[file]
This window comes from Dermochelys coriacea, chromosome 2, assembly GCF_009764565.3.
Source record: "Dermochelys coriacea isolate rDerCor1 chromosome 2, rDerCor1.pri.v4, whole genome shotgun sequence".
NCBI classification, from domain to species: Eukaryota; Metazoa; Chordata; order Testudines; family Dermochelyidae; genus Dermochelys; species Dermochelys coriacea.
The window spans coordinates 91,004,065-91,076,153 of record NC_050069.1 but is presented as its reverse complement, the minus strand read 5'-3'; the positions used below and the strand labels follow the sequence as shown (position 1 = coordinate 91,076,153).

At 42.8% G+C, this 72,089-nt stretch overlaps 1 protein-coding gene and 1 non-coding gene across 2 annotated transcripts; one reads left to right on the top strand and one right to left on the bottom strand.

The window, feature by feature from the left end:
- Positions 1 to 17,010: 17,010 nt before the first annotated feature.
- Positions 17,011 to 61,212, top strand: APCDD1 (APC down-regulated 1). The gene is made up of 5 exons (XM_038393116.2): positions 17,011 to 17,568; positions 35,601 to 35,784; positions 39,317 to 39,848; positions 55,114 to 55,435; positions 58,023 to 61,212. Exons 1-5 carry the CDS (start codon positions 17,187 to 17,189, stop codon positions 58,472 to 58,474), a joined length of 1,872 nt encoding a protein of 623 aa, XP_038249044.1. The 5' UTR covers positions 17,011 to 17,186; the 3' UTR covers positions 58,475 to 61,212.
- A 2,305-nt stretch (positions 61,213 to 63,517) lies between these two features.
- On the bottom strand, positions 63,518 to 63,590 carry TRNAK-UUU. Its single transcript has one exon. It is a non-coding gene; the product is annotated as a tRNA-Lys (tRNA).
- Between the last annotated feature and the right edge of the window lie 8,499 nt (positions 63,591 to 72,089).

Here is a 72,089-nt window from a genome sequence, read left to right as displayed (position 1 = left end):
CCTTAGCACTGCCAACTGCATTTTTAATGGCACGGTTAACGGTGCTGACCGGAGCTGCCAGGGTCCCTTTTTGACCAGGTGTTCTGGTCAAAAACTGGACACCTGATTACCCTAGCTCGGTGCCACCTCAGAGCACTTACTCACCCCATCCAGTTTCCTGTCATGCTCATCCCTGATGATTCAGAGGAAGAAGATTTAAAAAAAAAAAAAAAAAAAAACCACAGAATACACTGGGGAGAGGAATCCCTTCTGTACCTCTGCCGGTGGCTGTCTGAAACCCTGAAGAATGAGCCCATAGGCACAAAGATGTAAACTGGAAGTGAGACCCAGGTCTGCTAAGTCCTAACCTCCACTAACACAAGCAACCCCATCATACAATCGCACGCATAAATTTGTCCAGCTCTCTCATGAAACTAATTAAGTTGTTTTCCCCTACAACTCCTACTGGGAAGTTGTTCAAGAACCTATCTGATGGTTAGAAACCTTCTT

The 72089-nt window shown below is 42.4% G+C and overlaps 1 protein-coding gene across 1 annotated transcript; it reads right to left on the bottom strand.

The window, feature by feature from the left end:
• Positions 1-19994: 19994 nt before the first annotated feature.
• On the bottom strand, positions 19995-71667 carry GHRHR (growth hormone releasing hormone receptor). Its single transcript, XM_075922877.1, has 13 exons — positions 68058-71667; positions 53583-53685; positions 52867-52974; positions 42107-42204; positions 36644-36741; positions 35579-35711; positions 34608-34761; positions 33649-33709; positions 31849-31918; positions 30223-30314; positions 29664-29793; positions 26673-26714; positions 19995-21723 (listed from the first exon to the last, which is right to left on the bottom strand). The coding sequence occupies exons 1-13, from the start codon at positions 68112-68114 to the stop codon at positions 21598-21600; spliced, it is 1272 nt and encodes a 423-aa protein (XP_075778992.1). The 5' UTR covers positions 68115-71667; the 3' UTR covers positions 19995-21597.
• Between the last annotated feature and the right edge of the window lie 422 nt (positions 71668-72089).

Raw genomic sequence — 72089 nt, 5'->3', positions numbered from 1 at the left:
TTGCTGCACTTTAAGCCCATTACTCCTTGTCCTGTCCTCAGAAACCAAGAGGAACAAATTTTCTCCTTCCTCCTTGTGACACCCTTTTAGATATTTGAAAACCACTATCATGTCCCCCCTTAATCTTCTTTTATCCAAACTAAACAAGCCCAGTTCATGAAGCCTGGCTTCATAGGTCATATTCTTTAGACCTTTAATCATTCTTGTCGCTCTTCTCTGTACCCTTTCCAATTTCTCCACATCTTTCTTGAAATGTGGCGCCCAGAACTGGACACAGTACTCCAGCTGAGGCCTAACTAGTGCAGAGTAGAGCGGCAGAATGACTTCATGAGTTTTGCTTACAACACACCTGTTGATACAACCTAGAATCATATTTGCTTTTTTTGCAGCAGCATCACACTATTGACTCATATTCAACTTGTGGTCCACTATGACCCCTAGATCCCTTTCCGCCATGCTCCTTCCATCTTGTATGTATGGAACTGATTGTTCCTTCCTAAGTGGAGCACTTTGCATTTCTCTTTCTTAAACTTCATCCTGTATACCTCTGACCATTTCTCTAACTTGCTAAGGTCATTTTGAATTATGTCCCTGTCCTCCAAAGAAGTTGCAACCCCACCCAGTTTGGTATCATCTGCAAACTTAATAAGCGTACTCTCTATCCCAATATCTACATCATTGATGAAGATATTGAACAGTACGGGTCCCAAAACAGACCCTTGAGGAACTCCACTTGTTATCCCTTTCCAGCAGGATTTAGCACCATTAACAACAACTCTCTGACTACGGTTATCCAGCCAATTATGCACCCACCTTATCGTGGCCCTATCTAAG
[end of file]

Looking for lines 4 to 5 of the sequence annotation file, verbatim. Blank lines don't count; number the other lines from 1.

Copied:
The window spans coordinates 91,004,065-91,076,153 of record NC_050069.1 but is presented as its reverse complement, the minus strand read 5'-3'; the positions used below and the strand labels follow the sequence as shown (position 1 = coordinate 91,076,153).

At 42.8% G+C, this 72,089-nt stretch overlaps 1 protein-coding gene and 1 non-coding gene across 2 annotated transcripts; one reads left to right on the top strand and one right to left on the bottom strand.